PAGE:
World Congress of Soil Science Logo 18th World Congress of Soil Science
July 9-15, 2006 - Philadelphia, Pennsylvania, USA
International Union of Soil Sciences

Thursday, 13 July 2006
75-1

This presentation is part of 75: 3.2B Dryland Conservation Technologies: Innovations for Enhancing Productivity and Sustainability - Theater

Tillage and Fertilizer Effects in Sole Maize Cropping in a Degraded Nigerian Alfisol.

Vincent O. Aduramigba-Modupe, Institute Of Agriculutral Research And Training, Obafemi Awolowo Univ, Moor Plantation, PMB 5029, Ibadan, Nigeria and Omololu J. Idowu, Department of Crop & Soil Sciences, Cornell University, 1015 Bradfield Hall, Ithaca, NY 14853.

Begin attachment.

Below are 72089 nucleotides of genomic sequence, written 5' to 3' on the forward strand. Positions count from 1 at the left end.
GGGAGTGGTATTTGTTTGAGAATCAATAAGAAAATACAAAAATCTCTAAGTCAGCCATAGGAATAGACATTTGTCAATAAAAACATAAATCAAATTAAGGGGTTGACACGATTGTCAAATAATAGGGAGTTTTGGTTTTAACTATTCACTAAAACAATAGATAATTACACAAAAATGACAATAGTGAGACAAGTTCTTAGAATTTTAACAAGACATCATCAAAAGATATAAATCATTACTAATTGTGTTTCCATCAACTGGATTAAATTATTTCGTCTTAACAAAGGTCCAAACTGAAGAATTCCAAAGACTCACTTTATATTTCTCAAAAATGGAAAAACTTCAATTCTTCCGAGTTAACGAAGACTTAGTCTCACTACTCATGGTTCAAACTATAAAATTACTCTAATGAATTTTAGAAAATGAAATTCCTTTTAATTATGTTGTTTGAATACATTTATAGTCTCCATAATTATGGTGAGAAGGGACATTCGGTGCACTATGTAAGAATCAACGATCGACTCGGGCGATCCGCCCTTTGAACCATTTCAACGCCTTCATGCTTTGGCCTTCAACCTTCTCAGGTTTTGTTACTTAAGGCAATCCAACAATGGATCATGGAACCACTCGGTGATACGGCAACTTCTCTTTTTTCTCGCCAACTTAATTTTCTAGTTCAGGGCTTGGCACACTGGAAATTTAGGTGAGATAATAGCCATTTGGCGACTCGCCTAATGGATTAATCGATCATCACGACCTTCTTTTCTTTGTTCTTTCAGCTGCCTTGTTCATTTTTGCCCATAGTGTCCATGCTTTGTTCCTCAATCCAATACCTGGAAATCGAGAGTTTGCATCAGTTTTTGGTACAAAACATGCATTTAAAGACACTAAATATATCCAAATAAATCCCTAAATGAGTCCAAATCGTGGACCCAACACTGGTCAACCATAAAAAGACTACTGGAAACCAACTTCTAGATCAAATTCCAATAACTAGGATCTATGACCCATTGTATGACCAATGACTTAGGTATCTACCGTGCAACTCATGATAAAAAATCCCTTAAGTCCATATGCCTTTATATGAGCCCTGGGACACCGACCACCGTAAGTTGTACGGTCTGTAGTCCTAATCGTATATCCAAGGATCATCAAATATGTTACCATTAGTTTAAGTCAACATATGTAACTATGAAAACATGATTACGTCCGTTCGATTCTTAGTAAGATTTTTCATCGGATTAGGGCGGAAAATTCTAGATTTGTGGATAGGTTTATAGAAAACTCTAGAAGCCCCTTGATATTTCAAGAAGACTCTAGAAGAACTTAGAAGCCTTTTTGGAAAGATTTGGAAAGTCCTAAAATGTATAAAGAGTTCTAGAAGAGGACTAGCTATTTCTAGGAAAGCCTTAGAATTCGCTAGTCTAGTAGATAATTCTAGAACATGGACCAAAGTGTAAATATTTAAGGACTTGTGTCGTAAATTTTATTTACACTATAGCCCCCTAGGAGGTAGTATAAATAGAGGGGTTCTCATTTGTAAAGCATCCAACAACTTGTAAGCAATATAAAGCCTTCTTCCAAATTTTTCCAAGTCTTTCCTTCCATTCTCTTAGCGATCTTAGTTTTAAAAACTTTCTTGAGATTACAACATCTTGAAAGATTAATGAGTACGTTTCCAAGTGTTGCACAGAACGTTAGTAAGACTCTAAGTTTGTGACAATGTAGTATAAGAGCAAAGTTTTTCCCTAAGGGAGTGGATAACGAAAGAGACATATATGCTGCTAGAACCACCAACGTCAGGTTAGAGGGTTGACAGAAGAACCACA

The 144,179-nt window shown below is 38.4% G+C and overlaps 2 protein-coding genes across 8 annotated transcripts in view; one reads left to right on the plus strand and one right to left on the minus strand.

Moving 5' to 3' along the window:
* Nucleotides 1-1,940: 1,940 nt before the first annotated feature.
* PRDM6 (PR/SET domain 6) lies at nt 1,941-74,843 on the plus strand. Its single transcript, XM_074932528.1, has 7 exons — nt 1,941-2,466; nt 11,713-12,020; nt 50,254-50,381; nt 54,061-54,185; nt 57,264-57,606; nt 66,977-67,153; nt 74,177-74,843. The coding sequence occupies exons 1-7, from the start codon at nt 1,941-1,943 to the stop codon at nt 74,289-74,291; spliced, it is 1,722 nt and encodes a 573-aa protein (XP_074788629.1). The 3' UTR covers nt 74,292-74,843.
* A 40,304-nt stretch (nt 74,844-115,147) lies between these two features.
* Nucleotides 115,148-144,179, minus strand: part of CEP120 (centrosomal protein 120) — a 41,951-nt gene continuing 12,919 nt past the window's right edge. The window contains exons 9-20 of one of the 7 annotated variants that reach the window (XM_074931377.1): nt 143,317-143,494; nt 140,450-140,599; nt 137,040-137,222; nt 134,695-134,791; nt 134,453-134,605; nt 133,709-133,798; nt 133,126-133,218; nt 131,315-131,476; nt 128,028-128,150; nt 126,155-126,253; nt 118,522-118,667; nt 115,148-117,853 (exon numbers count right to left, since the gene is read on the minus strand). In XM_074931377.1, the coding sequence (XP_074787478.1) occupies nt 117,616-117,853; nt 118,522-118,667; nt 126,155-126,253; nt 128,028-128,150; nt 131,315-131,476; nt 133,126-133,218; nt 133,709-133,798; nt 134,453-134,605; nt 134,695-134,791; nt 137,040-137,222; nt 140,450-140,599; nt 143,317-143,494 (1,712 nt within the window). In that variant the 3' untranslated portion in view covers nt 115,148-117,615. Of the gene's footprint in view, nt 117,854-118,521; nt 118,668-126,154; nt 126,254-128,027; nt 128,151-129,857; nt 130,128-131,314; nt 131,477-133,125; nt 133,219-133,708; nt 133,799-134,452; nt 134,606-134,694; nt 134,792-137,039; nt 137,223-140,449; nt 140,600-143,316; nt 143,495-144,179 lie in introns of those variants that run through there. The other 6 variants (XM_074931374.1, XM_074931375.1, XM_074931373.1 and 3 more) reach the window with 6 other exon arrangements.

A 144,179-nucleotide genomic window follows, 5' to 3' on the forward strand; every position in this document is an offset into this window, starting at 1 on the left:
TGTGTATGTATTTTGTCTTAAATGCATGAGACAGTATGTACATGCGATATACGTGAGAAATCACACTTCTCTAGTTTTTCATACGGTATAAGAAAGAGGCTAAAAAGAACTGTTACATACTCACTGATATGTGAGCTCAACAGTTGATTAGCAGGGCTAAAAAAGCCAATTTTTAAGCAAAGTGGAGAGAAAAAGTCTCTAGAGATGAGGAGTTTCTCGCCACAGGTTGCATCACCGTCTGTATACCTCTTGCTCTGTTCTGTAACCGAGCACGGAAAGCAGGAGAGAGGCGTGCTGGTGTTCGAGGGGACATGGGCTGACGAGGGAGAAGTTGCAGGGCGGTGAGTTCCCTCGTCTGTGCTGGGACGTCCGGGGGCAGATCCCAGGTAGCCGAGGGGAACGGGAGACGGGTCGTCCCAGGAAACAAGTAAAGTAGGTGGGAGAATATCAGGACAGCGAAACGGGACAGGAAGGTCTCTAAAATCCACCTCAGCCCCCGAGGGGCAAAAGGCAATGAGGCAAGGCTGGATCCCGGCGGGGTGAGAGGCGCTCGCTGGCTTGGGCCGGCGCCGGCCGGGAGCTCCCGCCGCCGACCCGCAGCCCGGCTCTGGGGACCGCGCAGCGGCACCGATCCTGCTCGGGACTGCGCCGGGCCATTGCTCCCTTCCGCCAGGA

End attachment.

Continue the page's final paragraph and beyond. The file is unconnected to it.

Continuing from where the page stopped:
The knowledge of appropriate tillage is crucial for a reliable estimation of soil management purpose. A 2-year field study in a degraded alfisol in Ibadan (south west Nigeria), was conducted to determine the effects of four Tillage Systems (TS): (plow + harrow, plow, chisel + harrow and chisel) and three fertilizer NPK rates (0, 40 and 80 kg ha-1) on maize yields. The most variable data were root length, grain yield and hundred seed weight. Plow and harrow TS had the longest root (23.1cm), which was 38% and 28% significantly longer than chiseling and chiseling + harrowing. Root length decreased which fertilizer rates in all systems (except chisel + harrow). Grain yield showed significant increase only with fertilizer rates; over 1.4 Mg ha-1 was obtained when 0 NPK kg ha-1 was combined with plow + harrow TS; plow alone had grain yields of 1.9 and 2.0 Mg ha-1 with 40 and 80 kg NPK kg ha-1 rates. Only hundred seed weight significantly responded to TS by fertilizer interactions. From the results, plowing TS combined with 40 NPK kg ha-1 seems sufficient for maize production.

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